It Shouldn’t Take a Loss for Us to Want to be Better People

A persons true impact on others really becomes obvious in their passing.

 

It is interesting to look back at the impact of the passing of those close to me (and some not so close) has had on me through my years in the Marines, my time after surrounded by addiction, and now a little later in life.

The growing role of social media in our daily lives has brought about some unexpected changes. When I was in the Marines, there was only a few other guys in units that I was in at the time that died. However, there were a lot, not only that I knew, but each other Marine knew individually. At such a young age and doing something so dangerous, we honestly did not spend a ton of time at the moment grieving over it, or really even thinking about it. It was probably just a coping mechanism, but we had to keep it moving…we had to be strong.

After my years in the Marines it seemed like friends and associates were dying left and right as a result of rampant addiction(especially where I lived in Mansfield and Akron). One thing that was different, is that social media was huge by this point. Maybe it was because most of the deaths that I had to deal with were of addicts, but I would always see the obligatory,

“So sad!”

“RIP”

“Such a good mother/father”….

I was just as guilty as the next person in posting these things not out of a sincere sense of loss, but out of a sense of obligation. It was just as important that others see that you care to serve your own ego, or because everyone else did also. Lets be honest, there was not always a ton of great things to say about a heroin addict in active addiction.

It is the current stage of my life that I am in now that has changed everything I thought I knew about loss, and the impact on the lives of those around us that we can truly have. With the passing of a friend yesterday, I saw something very different. Instead of the obligatory statement of condolences or sadness, there were a lot of long, detailed messages of how important this man was, and the impact he had on the lives of those around him.

This really touched me.

I have been up all night thinking about what will happen when it is my time to go. Will there be a handful of “RIP” for me, or will those in my life want to share how I touched and impacted their lives for the better? Obviously I hope for the latter, but then I started to feel bad about thinking about all of this. It felt like volunteering for a charity to get the “thank you’s”. It is not something that is done for the recognition, it is done just to do it and to help.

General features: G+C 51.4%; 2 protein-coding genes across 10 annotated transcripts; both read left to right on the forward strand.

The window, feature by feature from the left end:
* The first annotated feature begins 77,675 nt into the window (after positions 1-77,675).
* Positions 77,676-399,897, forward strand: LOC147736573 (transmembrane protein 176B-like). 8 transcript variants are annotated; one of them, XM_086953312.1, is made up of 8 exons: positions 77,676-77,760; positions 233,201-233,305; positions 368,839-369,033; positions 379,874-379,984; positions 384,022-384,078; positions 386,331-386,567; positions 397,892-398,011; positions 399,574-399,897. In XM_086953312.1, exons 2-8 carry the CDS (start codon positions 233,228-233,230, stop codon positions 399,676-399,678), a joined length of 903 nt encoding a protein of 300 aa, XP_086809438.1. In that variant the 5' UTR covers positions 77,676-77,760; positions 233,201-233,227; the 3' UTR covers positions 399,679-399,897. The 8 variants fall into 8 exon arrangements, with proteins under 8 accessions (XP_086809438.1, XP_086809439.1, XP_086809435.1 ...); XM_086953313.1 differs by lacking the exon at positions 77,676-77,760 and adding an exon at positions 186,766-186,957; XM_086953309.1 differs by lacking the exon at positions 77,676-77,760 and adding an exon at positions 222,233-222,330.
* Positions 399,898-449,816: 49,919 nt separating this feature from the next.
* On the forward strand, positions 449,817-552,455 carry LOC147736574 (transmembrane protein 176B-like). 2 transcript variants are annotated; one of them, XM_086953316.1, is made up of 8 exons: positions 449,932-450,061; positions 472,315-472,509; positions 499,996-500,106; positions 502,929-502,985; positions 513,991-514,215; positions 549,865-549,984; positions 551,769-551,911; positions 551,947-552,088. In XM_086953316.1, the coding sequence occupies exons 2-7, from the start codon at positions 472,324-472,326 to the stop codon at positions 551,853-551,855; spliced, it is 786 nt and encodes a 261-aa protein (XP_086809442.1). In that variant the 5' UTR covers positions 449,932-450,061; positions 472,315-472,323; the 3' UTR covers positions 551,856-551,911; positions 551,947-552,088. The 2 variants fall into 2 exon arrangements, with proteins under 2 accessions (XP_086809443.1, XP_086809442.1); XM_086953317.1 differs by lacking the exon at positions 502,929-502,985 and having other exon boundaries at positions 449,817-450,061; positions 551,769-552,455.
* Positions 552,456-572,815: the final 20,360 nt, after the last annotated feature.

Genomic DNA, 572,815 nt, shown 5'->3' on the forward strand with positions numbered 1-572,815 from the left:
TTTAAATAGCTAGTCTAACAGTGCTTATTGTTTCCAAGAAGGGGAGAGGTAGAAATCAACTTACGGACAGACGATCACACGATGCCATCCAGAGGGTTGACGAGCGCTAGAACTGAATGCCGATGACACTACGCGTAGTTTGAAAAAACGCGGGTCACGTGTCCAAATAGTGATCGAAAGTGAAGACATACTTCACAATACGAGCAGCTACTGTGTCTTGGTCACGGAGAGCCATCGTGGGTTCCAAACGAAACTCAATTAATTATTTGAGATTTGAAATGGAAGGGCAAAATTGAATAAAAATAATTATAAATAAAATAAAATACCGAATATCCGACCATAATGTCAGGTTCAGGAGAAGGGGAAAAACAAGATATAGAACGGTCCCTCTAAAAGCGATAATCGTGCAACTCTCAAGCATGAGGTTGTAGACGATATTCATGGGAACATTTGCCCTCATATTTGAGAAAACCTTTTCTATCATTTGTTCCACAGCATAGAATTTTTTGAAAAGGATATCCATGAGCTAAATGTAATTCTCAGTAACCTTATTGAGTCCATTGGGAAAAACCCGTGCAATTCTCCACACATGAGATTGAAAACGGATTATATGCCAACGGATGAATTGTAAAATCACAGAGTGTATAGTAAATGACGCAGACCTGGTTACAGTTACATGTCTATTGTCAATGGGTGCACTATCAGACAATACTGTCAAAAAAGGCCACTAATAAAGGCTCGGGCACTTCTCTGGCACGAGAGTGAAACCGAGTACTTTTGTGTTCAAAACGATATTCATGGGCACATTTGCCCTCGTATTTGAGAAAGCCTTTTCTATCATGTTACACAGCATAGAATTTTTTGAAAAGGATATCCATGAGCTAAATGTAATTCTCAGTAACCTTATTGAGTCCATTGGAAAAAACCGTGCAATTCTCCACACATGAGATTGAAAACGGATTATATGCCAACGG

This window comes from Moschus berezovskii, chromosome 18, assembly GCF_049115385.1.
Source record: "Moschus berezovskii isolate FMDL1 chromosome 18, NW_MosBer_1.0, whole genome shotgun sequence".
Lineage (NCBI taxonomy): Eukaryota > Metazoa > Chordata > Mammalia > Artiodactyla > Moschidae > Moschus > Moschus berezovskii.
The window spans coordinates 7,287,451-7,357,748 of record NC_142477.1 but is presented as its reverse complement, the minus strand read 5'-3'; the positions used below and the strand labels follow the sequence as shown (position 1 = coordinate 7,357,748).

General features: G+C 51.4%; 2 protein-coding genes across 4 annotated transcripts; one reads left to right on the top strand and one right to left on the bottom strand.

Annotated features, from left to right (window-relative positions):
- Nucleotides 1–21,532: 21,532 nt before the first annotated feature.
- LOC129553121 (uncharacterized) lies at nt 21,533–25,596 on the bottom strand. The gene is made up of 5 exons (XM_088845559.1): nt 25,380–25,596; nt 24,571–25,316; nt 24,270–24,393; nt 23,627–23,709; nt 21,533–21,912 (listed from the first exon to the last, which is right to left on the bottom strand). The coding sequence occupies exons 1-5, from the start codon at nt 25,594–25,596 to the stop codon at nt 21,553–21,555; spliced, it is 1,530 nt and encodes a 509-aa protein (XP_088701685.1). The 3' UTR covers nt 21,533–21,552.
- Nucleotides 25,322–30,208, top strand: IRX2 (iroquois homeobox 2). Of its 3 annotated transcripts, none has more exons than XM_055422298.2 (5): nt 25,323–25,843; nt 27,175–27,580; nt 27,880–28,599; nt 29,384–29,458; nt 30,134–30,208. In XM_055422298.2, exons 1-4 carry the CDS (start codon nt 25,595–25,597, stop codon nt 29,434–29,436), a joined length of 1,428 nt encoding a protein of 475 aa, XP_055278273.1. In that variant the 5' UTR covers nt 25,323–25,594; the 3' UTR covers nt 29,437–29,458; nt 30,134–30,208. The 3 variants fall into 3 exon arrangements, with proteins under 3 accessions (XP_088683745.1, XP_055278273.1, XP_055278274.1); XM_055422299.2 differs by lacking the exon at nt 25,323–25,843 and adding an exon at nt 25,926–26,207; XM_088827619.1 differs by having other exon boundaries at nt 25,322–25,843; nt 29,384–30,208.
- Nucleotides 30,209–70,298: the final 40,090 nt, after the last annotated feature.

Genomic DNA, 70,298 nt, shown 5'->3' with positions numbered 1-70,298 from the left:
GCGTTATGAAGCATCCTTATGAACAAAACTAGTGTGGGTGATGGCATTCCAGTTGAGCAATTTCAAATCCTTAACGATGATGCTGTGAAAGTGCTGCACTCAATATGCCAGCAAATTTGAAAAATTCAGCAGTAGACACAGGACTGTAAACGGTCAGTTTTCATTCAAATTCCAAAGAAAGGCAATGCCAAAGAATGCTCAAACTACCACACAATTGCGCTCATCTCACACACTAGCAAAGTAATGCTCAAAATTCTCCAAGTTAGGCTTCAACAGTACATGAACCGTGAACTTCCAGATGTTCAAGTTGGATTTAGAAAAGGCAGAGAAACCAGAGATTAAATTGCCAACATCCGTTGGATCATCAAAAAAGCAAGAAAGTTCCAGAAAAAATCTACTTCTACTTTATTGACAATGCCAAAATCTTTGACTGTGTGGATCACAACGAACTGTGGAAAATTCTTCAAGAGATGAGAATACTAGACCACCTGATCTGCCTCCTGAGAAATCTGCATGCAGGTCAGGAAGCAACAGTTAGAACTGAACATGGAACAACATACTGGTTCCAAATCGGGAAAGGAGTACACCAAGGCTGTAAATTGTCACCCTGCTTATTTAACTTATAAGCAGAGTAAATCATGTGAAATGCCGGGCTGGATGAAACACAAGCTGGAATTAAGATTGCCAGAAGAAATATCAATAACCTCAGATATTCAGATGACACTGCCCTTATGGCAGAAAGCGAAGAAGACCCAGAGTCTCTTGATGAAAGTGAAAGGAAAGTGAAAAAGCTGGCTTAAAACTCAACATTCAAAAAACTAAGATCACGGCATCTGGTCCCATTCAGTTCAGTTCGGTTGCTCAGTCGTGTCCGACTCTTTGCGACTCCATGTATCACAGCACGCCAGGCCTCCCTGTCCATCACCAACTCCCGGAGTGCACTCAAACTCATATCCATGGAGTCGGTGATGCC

I heard somewhere that it is our “dash” that is remembered about us after our passing. It is the dash in between the year of our birth and death on our tombstone…our entire life summed up by a simple dash.

Life is too short for grudges, for conflict, for resentment, and most importantly it is too short to spend it doing something that we don’t love. That is what I learned yesterday. Matt did what he loved…sports! After putting in so much work at Akron U, I came to OMS to do the same. I want to spend the rest of my days doing what I love! When you are happy, you can then make a positive impact on the lives of others…because it makes you happy and makes you feel good, not just to have a better “dash” then the next guy, and to get more “likes”.

So, if you take anything away from all this, I guess it should be to be a better person, not because of Matt Medley, but FOR him. If all of those that he touched can in turn touch just half as many, his influence will continue to live on.

 

 

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4 thoughts on “It Shouldn’t Take a Loss for Us to Want to be Better People

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  1. Jay,

    Very moving and so true. Life isn’t long enough to hold a grudge or to harbor hate in our hearts. I held on to so much of that hate for so long. As it ate me up from the inside, I realized that I trailed it in my wake as I passed through life. I thought that hate was created by the sand people in the Afghanistan or the brown people in Iraq. But as I reconciled it, I realized that my hate was actually produced from inside my heart, fueled by me because I really hated myself. Almost ten years after I make this self-discovery, I have finally learned that it is possible to replace hate with love.

    Sorry, I really didn’t mean to take up so much of your comment box. All that just burst out from what you wrote.

    rob

    Liked by 1 person

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